Struggling to remember how to paint….yet again
My students are often surprised when I tell them that I am struggling with a painting. There are two things I’d like to say about struggling:
1. If there is no struggle then the painting will appear lifeless, cold, routine, average, dull, and probably worthless, IMHO. Struggling, with either an idea or the execution thereof, is why artists do what we do. If it were easy we would be bored. Which is why, sometimes, artists change direction, sometimes drastically, and veer off our “certain” paths (sometimes to the disgruntlement of gallerists), engaging ourselves in something that will get the old adrenalin flowing again. It’s known as “taking risks” in art speak, and it is always recommended by artists and poo-poo’d by the money handlers. (I’m not just talking about visual art but any artistic endeavor worth its salt.)
2. If my studio practice were more disciplined, some of my struggles would be eliminated – at least the ones that have to do with technique and not concept. I. Just. Am. Not. In. The. Studio. Enough. Hopefully if I were more disciplined I would still make art that challenges me conceptually — makes me “struggle” to find its voice, but remembering how to get that one color that works as a shadow on a little boy’s face wouldn’t be so difficult. I just allow myself to be distracted easily, and so haven’t built a solid habit around getting my arse into the studio on a daily basis. As always, I need to fix that – sooner rather than later, for a lot of complicated reasons.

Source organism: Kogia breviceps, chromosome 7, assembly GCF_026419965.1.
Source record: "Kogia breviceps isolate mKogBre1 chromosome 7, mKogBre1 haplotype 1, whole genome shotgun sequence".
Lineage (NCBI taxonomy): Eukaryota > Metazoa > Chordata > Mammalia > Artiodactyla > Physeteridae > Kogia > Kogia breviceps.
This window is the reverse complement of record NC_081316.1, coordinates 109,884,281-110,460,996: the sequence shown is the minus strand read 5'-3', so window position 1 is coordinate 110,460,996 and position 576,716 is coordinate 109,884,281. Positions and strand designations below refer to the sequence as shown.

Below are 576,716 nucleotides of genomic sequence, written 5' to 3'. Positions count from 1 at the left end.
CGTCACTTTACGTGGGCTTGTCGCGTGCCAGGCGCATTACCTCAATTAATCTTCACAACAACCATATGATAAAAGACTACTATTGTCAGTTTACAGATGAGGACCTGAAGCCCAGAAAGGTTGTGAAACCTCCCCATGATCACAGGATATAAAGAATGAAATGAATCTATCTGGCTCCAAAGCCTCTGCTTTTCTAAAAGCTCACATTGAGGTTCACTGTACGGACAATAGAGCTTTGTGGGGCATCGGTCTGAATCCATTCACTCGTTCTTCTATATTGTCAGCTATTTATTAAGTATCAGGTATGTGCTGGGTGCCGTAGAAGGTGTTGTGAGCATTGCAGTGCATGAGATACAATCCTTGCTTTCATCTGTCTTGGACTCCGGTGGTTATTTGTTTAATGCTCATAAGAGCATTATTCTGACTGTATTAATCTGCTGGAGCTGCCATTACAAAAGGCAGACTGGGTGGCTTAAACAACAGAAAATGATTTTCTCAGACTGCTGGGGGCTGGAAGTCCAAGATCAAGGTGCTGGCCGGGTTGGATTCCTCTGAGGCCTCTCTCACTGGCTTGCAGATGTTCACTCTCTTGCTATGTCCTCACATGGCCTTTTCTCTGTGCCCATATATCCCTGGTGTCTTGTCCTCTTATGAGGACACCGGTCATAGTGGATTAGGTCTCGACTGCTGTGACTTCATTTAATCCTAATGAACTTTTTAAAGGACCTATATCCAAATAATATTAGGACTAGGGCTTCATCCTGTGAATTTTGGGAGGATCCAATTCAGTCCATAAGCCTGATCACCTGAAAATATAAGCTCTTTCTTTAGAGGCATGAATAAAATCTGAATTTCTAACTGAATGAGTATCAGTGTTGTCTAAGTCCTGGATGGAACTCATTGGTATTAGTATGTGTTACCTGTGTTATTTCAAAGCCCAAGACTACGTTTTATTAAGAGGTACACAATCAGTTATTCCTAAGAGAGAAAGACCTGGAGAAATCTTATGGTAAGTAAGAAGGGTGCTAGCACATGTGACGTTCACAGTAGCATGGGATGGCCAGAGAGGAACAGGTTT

So, I am struggling with this painting (or did, since, remember, I am cheating here – since this phase of the painting actually happened some weeks ago). I am struggling technically, as well as conceptually. One is good, the other, avoidable. But here tis: